Foster’s piccolo on "Folk Song," played over bass and vibraphones, has an almost celtic quality, while on Locke’s "Accolades" bass and marimba set a rhythmic pattern that builds in intensity with the addition of Badal Roy’s tasteful percussive work and Foster’s burning tenor.
Foster’s bass clarinet and soprano on "Ilf’s Dance" are mesmerizing, though it is McKee’s anchor that drives the piece and Badal Roy’s and Milton Cardonna’s percussion that give it texture.
"Fire Sign" with Foster again on soprano and the following "Earth Sign" are a study in opposites, with the former played at a medium to quick tempo and the latter taking a more introspective and tantalizing pace. Bass, percussion and saxophone create a mood here that is tangibly dense, redolent of jungle and underbrush, with the promise of a hidden musical temple looming in the unseen distance. If the most successful music is able to paint a picture in the mind’s eye, this excels.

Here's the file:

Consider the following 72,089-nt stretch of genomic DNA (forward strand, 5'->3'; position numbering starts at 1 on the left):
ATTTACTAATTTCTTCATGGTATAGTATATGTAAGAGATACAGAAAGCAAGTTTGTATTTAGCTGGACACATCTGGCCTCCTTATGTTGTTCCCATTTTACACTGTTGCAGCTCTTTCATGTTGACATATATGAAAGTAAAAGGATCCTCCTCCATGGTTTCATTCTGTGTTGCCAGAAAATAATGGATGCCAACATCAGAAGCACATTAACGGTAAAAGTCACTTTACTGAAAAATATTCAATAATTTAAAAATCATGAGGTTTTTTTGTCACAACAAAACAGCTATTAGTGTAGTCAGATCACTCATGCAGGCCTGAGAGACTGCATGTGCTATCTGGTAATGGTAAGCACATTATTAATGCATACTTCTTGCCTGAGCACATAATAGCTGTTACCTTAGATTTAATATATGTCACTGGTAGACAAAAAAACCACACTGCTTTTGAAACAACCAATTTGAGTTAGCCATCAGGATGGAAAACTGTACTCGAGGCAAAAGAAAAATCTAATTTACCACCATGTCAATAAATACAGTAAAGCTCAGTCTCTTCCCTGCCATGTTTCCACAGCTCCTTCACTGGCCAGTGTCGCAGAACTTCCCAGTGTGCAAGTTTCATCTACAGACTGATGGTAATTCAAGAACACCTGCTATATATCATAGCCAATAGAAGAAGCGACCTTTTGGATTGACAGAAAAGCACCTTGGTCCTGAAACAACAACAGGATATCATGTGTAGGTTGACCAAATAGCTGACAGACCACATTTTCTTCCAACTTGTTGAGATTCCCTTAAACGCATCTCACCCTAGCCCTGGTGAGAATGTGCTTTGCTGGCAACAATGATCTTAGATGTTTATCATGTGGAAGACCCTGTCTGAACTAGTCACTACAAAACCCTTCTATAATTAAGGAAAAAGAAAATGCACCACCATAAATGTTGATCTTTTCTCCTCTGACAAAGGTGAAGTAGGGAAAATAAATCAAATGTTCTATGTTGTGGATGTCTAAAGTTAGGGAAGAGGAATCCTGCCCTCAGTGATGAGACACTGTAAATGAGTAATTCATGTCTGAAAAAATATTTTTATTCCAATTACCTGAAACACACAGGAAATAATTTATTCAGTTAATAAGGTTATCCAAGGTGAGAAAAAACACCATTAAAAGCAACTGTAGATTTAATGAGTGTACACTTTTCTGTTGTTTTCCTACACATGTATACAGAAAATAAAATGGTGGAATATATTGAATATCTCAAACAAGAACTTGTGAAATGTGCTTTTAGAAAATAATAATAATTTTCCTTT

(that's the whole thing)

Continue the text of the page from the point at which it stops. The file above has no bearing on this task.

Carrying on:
The closing "Prayer," witnesses McKee playing lead on a marvelously passionate and melodic arco bass over Kenny Werner’s equally expressive piano. This is a gorgeous piece of music and is a perfect bookend to the fiery fervor of the opening piece.
This is a recording deserving of a much greater audience than it is likely to find on this relatively small label. For my money, it’s simply one of the best independently produced recordings of 2002. Maybe one of the year’s best, period.